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Tuesday, August 22, 2000
Jeffery Caldwell scheduled to be executed
AUSTIN - Texas Attorney General John Cornyn offers the
following information on Jeffery Caldwell who is scheduled to be executed after 6 p.m.
Wednesday, August 30th.
Jeffery Caldwell was convicted and sentenced to death for the July 1988 murders of his
mother and father, Gwendolyn and Henry Porter Caldwell, Jr. The Caldwell's bodies along
with the body of Kimberly Caldwell, Jeffery Caldwell's sister, were found wrapped in
blankets and stuffed into a camper-trailer parked behind the family's south Dallas home.
Autopsies later revealed that Caldwell's parents were each stabbed once through the heart.
Jeffery's sister Kimberly was stabbed twice in the chest, once through her heart. The victims
had also been beaten on their heads with a blunt instrument.
Caldwell was arrested for the murders the morning after the bodies of his parents and sister
were found. In a voluntary statement to police, Caldwell said that he accidentally killed his
mother, father and sister after they refused to give him money for insulin. Caldwell had been
out on parole for less than four months at the time of his offense.
- In a recorded phone conversation with his brother, Caldwell said the murders
accidentally happened after his parents and sister refused to give him money for insulin.
Caldwell told his brother that had he not been caught, he would have run and gotten away
with the murders.
- Caldwell signed a written statement, which he gave to police voluntarily, admitting to
- Caldwell admitted in his written statement that he had lied about the fight with his
parents being over not getting money for insulin. Caldwell told police that there was
actually insulin in the family's refrigerator.
- When Caldwell was in jail, awaiting his trial for the murders, he told a friend who
was in jail with him, that he killed his parents but had been so good at hiding it that
he would not be convicted.
- Oct. 16, 1991 - Court of Criminal Appeals affirmed Caldwell's conviction and
- April 20, 1992 - United States Supreme Court denied Caldwell's petition for writ
- April 4, 1994 - Trial court recommended denying Caldwell's claims filed in an
application for state writ of habeas corpus.
- Oct. 31, 1994 - Court of Criminal Appeals adopted the trial court's findings and
- March 30, 1995 - Trial court again recommended denying relief for a second state
habeas application Caldwell filed. The Court of Criminal Appeals denied relief.
- May 30, 1995 - Caldwell filed a federal petition for writ of habeas corpus in
the United States District Court for the Northern District of Texas, Dallas Division.
- Jan. 8, 1999 - District court agreed with a previous recommendation of a
federal magistrate judge to deny relief.
- Jan. 28, 1999 - District court denied motion to reconsider.
- May 20, 1999 - District court denied Caldwell permission to appeal.
- Feb. 18, 2000 - United States District Court of Appeals for the Fifth Circuit
granted permission to appeal but affirmed the district court's denial of relief.
- Caldwell's petition for writ of certiorari is currently pending before the United States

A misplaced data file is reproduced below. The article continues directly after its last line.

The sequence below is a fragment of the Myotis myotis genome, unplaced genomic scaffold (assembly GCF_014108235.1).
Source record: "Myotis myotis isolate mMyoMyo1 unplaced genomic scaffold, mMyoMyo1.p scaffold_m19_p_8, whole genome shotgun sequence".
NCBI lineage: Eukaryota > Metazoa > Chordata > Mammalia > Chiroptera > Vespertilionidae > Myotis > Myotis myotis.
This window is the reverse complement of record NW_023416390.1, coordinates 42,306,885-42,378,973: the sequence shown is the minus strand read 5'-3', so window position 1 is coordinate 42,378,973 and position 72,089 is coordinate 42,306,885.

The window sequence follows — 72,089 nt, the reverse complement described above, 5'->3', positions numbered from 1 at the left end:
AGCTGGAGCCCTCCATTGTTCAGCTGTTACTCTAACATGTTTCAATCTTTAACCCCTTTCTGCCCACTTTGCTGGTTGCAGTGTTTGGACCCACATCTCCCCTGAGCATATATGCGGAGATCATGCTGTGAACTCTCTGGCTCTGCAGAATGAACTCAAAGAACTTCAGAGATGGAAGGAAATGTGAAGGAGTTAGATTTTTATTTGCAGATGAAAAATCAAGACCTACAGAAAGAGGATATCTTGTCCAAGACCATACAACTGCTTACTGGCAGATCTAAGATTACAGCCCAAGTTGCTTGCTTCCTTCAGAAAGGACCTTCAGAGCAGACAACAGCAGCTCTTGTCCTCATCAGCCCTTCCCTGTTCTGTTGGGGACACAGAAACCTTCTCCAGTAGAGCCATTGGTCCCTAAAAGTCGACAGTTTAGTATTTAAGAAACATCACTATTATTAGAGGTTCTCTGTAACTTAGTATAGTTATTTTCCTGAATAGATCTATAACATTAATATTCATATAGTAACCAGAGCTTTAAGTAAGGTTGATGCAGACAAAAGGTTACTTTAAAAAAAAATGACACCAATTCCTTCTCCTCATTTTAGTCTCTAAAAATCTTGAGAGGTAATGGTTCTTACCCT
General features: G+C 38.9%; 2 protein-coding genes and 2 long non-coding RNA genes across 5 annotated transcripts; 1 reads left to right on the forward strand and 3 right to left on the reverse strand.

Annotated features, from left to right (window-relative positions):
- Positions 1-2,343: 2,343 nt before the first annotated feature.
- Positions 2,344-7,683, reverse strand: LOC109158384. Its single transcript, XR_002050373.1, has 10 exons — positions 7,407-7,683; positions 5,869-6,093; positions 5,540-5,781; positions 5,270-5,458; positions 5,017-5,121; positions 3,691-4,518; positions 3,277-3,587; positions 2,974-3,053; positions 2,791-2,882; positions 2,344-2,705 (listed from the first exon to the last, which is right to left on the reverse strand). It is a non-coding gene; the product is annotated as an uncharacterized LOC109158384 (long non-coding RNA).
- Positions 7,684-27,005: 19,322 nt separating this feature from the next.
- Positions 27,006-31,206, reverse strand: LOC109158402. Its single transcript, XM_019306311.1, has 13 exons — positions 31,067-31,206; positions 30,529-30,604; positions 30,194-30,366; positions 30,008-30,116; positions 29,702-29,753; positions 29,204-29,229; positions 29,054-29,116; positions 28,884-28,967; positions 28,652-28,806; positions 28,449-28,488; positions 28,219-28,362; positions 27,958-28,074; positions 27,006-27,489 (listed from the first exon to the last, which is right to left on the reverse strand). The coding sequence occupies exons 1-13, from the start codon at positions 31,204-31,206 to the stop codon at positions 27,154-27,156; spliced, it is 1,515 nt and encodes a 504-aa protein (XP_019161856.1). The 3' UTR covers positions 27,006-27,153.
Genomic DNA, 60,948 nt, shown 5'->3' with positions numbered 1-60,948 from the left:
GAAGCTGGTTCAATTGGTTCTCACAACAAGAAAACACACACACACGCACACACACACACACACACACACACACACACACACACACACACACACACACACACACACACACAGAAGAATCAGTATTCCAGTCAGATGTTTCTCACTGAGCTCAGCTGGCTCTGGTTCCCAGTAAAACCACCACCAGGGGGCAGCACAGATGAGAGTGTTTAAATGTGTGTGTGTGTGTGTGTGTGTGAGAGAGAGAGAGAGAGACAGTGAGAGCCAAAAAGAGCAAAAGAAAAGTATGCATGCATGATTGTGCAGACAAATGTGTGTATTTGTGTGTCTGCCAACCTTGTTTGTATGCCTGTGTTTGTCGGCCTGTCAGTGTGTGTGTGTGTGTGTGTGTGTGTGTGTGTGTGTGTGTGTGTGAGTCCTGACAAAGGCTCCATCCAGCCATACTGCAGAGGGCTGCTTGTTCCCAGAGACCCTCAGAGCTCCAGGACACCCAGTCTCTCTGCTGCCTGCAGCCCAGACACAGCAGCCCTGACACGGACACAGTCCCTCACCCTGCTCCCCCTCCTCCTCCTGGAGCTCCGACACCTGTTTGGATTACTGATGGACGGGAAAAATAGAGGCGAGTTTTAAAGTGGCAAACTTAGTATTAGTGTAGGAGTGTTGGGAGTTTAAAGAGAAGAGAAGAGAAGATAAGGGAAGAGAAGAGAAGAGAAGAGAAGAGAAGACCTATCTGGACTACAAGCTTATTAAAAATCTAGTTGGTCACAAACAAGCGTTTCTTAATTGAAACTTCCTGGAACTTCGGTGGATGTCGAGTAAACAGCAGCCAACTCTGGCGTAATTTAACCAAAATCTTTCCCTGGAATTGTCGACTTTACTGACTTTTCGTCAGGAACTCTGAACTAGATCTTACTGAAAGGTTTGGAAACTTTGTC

- Henry Caldwell, one of Jeffery Caldwell's brothers, testified that Caldwell began
stealing at an early age.
- Lewis Gipson, a high school friend of Caldwell's, testified that Caldwell would break
into lockers and cars to steal money in order to "get high." Gipson also said that Caldwell
sold drugs and often carried a .38 revolver. Gipson also testified that on the morning he
was scheduled to testify in Caldwell's punishment phase, Caldwell went to Gipson's holdover
cell without authorization, told Gipson, "I teach you about testifying" and beat him up.
- In a phone conversation with his brother, Caldwell warned, "just remember, some
day I'll be out."
- An assistant principal testified that Caldwell once admitted to stealing a wallet and
was also later suspended from school for possession of marijuana.
- Terrence Strange, a friend of Caldwell's, testified that Caldwell took him to health
clubs on several occasions and that Caldwell would break into lockers and steal money.
Strange said one time after he himself had robbed someone of their jewelry, Caldwell took
the stolen jewelry and pawned it.
- Evidence was presented at the punishment phase of Caldwell's trial that he had been
convicted of burglary of a habitation in 1983, and received a five year sentence; and
that Caldwell had also been convicted of robbery in 1986, for which he received a ten year
sentence. Caldwell was released on parole in April of 1988, less than four
months before the murder of his family. His parole officer testified that Caldwell
repeatedly failed to meet his parole conditions.
09/27/00 Ricky Nolen McGinn (Brown County)
10/04/00 Stacey Lamont Lawton (Smith County)
11/01/00 Jeffrey Dillingham (Tarrant County)
11/08/00 Gary Wayne Etheridge (Brazoria County)
11/09/00 Miguel Angel Flores (Hutchinson County)
11/15/00 Tony Chambers (Smith County)
12/05/00 Garry Dean Miller (Jones County)
If this execution is carried out, it will be the 231st since executions resumed in Texas in
December 1982 and the 67th since Attorney General Cornyn took office.
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Contact Mark Heckmann, Heather Browne, or Tom Kelley at (512) 463-2050
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